Business World

Thursday 23 March 2017

US boardrooms will take a century to have equality for women

Colm Kelpie

Colm Kelpie

Women are less likely to advance than men in US companies.
Women are less likely to advance than men in US companies.

Women are under-represented in US companies, are less likely to advance than men and face more barriers to reaching senior leadership roles, according to a new report from consultancy giant McKinsey.

The 'Women in the Workplace' study found that at the current speed, it will take more than 100 years for the upper reaches of US corporations to achieve gender parity.

A number of sectors, especially automotive and industrial manufacturing, energy and basic materials, and technology, are unable to attract women for entry-level positions, so women are poorly represented throughout the so-called talent pipeline, McKinsey said.

Around 188 companies and nearly 30,000 employees took part in the study, with the core conclusion that women remain under-represented at every level of the corporate hierarchy.

"Women are still under-represented at every level in the corporate pipeline. Many people assume this is because women are leaving companies at higher rates than men or due to difficulties balancing work and family," the report said.

"However, our analysis tells a more complex story: women face greater barriers to advancement and a steeper path to senior leadership."

The study found that women see a workplace skewed in favour of men. They are almost four times more likely than men to think they have fewer opportunities to advance because of their gender -and are twice as likely to think their gender will make it harder for them to advance in the future, the report said.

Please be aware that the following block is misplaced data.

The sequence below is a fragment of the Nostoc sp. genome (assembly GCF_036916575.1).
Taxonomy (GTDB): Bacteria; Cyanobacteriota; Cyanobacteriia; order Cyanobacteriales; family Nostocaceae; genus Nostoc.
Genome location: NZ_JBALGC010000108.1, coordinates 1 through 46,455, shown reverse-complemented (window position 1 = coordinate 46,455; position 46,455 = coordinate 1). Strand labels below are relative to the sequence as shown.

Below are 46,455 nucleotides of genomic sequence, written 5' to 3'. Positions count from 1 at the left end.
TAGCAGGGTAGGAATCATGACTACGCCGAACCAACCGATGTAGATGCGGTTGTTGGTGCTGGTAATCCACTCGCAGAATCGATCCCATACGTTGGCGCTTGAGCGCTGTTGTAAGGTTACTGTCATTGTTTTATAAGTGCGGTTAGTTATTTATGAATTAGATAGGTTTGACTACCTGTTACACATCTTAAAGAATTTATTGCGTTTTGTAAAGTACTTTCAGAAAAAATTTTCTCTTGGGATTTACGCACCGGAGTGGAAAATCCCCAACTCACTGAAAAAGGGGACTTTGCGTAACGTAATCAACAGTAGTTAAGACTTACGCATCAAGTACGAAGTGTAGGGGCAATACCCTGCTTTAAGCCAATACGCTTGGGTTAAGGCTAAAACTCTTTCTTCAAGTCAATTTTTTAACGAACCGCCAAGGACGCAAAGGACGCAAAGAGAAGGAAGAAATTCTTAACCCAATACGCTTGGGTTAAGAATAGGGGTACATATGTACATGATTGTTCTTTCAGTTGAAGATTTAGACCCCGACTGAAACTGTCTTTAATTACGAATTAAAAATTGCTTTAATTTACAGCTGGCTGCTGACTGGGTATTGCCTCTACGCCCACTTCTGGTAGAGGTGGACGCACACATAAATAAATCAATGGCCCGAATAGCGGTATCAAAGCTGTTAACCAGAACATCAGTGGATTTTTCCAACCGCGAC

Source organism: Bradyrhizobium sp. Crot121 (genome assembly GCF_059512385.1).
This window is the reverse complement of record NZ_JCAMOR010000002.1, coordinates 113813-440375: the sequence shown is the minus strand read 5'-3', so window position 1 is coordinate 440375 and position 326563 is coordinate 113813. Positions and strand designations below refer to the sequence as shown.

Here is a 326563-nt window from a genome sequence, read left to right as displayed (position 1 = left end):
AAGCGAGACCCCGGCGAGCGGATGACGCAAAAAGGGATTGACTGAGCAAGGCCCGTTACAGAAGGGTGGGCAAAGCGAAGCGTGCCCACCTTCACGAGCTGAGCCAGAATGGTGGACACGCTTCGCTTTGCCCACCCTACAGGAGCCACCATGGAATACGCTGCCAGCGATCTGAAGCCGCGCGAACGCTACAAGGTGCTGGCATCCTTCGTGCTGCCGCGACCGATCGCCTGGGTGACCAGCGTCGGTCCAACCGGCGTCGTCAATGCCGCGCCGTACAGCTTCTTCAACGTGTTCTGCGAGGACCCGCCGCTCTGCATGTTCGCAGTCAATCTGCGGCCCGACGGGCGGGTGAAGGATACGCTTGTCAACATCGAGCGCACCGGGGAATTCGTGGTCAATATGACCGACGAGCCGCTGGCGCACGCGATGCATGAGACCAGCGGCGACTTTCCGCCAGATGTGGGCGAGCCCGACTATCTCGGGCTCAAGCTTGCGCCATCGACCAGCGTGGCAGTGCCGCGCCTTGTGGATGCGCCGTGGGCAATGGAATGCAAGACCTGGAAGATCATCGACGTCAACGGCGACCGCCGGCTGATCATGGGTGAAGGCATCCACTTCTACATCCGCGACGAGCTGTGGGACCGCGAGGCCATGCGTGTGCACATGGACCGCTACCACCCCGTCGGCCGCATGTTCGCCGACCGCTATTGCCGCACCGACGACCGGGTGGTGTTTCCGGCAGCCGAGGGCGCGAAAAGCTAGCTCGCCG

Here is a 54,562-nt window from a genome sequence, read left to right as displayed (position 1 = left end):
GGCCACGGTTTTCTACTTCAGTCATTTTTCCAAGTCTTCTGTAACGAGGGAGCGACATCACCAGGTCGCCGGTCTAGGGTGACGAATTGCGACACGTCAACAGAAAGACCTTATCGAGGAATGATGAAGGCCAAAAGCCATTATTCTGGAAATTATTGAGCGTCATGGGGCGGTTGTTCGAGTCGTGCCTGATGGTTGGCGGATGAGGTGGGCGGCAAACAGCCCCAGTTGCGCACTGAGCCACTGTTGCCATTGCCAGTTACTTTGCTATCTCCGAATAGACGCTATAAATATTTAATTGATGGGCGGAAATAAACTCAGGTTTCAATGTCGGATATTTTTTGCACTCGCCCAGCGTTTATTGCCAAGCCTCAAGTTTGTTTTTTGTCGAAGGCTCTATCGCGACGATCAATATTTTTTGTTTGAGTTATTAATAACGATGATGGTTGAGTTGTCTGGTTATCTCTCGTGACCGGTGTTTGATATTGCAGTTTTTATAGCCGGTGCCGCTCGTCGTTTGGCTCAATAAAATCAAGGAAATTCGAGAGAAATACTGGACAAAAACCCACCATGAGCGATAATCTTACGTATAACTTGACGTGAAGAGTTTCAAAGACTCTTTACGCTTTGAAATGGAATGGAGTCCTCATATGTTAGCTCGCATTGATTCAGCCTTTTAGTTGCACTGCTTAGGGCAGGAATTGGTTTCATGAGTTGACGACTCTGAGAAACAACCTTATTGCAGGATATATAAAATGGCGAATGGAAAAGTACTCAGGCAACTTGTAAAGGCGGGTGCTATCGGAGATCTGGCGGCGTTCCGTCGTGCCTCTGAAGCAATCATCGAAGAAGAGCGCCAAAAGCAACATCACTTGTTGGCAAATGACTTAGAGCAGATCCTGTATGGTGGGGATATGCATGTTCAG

Compared with men, women also report that they are consulted less often on important decisions, according to the study.

The report found that "74pc of companies report that gender diversity is a top CEO priority, but the message is not reaching the majority of employees".

It added: "Less than half of workers believe that gender diversity is a top priority for their CEO, and only a third view it as a top priority for their direct manager. Moreover, women are less likely than men to see gender diversity as a priority for their manager and CEO."

The report also found a mismatch in how men approached the issue. Around 70pc think gender diversity is important, but only 12pc believe women have fewer opportunities.

The report said that companies need to make sure women have access to the same opportunities as men, and managers and sponsors have a critical role to play in making this happen. Companies are encouraged to put systems in place so managers have the skills to support women and are rewarded when they do so.

Earlier this year a report by Mercer came to similar conclusions and found that women around the globe are seeing slow progress in gaining gender and pay equality and are under-represented at all levels in the workplace and executive boardrooms.

Although they make up 40pc of the average company's workforce, women represent only 33pc of managers and 26pc of senior managers.

Even fewer, 20pc, have risen to the executive level because companies are slow to build talent pipelines to promote diversity, the Mercer study found.

The report covered 583 organisations representing 3.2 million employees in 42 countries,

The report predicts Latin America is the only region expected to nearly reach equal gender representation in the workforce.

Irish Independent

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